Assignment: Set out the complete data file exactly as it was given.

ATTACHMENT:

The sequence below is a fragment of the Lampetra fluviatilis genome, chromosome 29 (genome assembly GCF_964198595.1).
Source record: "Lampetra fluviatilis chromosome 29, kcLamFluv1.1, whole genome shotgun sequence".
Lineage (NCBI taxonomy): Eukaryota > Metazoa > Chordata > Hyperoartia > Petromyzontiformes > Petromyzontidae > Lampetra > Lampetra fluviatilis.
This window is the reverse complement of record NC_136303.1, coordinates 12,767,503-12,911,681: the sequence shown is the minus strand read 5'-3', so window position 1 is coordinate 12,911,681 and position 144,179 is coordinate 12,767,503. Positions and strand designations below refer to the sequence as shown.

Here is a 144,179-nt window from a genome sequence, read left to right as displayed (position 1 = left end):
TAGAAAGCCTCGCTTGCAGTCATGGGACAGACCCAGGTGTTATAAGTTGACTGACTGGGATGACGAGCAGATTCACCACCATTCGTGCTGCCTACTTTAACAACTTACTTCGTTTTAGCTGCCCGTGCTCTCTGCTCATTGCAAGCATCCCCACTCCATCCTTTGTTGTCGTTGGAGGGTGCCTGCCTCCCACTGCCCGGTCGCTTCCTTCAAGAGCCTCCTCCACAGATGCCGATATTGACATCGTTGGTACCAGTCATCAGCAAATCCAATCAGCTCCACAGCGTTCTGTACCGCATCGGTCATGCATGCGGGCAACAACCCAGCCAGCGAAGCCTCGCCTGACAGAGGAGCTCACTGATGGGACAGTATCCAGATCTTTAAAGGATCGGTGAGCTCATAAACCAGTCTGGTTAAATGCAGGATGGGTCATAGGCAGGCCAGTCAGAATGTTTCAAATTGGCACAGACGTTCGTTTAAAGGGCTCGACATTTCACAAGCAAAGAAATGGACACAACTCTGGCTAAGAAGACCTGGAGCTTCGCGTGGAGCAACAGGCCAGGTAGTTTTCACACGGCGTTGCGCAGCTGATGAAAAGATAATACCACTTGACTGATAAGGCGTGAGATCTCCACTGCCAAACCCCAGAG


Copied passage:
The sequence below is a fragment of the Lampetra fluviatilis genome, chromosome 29 (genome assembly GCF_964198595.1).
Source record: "Lampetra fluviatilis chromosome 29, kcLamFluv1.1, whole genome shotgun sequence".
Lineage (NCBI taxonomy): Eukaryota > Metazoa > Chordata > Hyperoartia > Petromyzontiformes > Petromyzontidae > Lampetra > Lampetra fluviatilis.
This window is the reverse complement of record NC_136303.1, coordinates 12,767,503-12,911,681: the sequence shown is the minus strand read 5'-3', so window position 1 is coordinate 12,911,681 and position 144,179 is coordinate 12,767,503. Positions and strand designations below refer to the sequence as shown.

Here is a 144,179-nt window from a genome sequence, read left to right as displayed (position 1 = left end):
TAGAAAGCCTCGCTTGCAGTCATGGGACAGACCCAGGTGTTATAAGTTGACTGACTGGGATGACGAGCAGATTCACCACCATTCGTGCTGCCTACTTTAACAACTTACTTCGTTTTAGCTGCCCGTGCTCTCTGCTCATTGCAAGCATCCCCACTCCATCCTTTGTTGTCGTTGGAGGGTGCCTGCCTCCCACTGCCCGGTCGCTTCCTTCAAGAGCCTCCTCCACAGATGCCGATATTGACATCGTTGGTACCAGTCATCAGCAAATCCAATCAGCTCCACAGCGTTCTGTACCGCATCGGTCATGCATGCGGGCAACAACCCAGCCAGCGAAGCCTCGCCTGACAGAGGAGCTCACTGATGGGACAGTATCCAGATCTTTAAAGGATCGGTGAGCTCATAAACCAGTCTGGTTAAATGCAGGATGGGTCATAGGCAGGCCAGTCAGAATGTTTCAAATTGGCACAGACGTTCGTTTAAAGGGCTCGACATTTCACAAGCAAAGAAATGGACACAACTCTGGCTAAGAAGACCTGGAGCTTCGCGTGGAGCAACAGGCCAGGTAGTTTTCACACGGCGTTGCGCAGCTGATGAAAAGATAATACCACTTGACTGATAAGGCGTGAGATCTCCACTGCCAAACCCCAGAG